NEW YORK—With a few clicks, the transparent, steel-framed machine whirs to life. After clanking busily for a few minutes, with a final hum and whir, out pops a brand new book. A book that looks and feels exactly the same as any other paperback displayed on bookstore shelves.
This machine, called the “Espresso Book Machine,” since the time it takes to print a book is about how long it takes to make an espresso—allows customers to print books they want on the spot, for the same price as a regular book.
Customers are not the only ones who benefit, self-publishing authors and book-sellers like this innovative concept too.
Compared to printing presses that take 24-48 hours to finish a print run, “there’s no other machine that can print a book on the spot and let you leave before you can finish drinking your cup of coffee,”, said Nicholas Melhado, the lead developer at On Demand Books, the company behind the Espresso Book Machine. At Shakespeare & Co., they frequently use the machine to restock the shelves too, instead of waiting up to two days to get the books from the publisher.
Publishers who have signed on with Shakespeare & Co. range from HarperCollins to Penguin, allowing customers to print any title they want from the thousands of books that are available, on the spot.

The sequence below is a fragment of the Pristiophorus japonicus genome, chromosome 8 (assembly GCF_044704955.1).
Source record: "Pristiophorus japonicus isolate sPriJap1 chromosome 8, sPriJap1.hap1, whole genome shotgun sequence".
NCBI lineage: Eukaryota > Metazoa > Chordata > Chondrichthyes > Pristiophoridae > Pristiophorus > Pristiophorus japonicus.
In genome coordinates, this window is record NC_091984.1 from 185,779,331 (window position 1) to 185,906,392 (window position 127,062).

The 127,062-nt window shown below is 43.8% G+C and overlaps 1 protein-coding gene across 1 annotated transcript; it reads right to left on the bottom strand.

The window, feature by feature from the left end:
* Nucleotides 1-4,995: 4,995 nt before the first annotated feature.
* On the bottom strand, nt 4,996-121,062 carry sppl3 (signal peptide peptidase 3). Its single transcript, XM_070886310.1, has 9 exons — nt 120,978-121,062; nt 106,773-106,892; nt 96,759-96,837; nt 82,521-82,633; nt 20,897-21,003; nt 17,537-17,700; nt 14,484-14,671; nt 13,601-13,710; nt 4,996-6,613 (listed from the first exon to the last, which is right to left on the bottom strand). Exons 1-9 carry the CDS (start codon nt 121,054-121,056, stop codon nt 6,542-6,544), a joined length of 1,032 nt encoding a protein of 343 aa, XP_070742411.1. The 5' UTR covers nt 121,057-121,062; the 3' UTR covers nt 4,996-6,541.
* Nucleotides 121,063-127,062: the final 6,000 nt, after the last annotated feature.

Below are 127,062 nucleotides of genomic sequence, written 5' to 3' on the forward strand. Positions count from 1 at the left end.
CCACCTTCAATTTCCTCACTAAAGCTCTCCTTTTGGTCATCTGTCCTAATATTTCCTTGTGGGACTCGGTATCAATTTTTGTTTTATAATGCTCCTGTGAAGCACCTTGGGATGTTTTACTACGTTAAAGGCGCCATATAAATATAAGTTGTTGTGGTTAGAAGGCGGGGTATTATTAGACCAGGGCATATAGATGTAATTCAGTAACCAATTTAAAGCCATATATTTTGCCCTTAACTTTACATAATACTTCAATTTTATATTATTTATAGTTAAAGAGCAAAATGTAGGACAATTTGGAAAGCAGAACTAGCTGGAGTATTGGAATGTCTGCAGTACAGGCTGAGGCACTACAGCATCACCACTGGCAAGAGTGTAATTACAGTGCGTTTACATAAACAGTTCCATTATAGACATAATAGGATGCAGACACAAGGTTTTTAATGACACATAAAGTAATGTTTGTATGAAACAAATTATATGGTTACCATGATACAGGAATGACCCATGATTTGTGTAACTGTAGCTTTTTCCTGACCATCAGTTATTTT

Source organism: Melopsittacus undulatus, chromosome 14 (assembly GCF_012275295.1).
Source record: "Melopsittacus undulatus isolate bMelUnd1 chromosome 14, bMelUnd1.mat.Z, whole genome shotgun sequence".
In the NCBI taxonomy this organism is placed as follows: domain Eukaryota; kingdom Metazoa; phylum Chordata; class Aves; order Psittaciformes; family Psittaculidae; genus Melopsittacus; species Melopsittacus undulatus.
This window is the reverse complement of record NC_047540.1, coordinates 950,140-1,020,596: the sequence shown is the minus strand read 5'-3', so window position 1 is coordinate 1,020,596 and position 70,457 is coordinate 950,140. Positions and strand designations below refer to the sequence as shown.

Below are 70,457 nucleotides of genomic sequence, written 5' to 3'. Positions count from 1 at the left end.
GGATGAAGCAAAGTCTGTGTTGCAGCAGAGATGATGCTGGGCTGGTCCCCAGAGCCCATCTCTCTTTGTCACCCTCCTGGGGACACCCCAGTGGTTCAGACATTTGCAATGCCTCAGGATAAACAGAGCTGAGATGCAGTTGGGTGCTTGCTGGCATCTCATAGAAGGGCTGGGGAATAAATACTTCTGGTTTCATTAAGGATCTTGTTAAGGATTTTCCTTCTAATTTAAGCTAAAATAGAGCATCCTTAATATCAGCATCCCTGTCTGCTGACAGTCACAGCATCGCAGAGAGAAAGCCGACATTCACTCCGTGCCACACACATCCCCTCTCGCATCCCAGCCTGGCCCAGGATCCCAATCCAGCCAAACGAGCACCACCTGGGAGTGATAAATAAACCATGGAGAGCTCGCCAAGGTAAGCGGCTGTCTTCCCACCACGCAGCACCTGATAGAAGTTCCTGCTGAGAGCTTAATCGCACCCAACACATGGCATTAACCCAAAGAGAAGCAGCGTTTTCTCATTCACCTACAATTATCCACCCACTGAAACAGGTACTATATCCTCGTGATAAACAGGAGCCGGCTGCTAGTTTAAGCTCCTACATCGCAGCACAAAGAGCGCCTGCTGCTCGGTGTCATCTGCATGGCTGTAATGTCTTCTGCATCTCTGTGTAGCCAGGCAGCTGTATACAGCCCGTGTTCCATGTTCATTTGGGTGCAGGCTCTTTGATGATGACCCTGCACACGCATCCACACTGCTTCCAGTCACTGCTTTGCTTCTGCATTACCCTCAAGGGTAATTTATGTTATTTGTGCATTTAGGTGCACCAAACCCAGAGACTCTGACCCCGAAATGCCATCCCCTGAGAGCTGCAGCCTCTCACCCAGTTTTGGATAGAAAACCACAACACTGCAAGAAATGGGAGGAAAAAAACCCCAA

Melhado said printing books for customers who actually want to buy the book is good for the environment too, as there will be less wastage if books are over-printed and have to be destroyed.
Boon for Self-Published Authors
Self-published author Lese Dunton also likes the machine. She said, “It’s a little bit more than, say, printing in Amazon, but it’s really been worth it, because the print quality, the color, and the sharpness of the text, the paper quality, the cover, is so much better.”
The machines use thick paper stock and quality covers. The binding is also professional-quality making the final product indistinguishable from other paperbacks sold in bookstores.
Dunton also appreciates the exposure Shakespeare & Co. provides authors. She can tell people her books are available there, and with her books on display, her sales at Shakespeare & Co. have now exceeded sales from at Amazon.
For authors like her, she said, “It’s very empowering, to be able to just walk there, and get your book printed out, whatever your book might be.”
Your Neighborhood Printing Press
According to Melhado, about 60 percent of the books they print are for self-published authors; 25 percent are published books, and the remaining 15 percent are books in the public domain. They have been approached by many people to print books that are out of print and the customer couldn’t find a physical copy anywhere.
With three stores in operation and two more set to open in Manhattan by the end of 2019, more New Yorkers will get to enjoy the convenience of having their books printed, on the spot, at their neighborhood bookstore.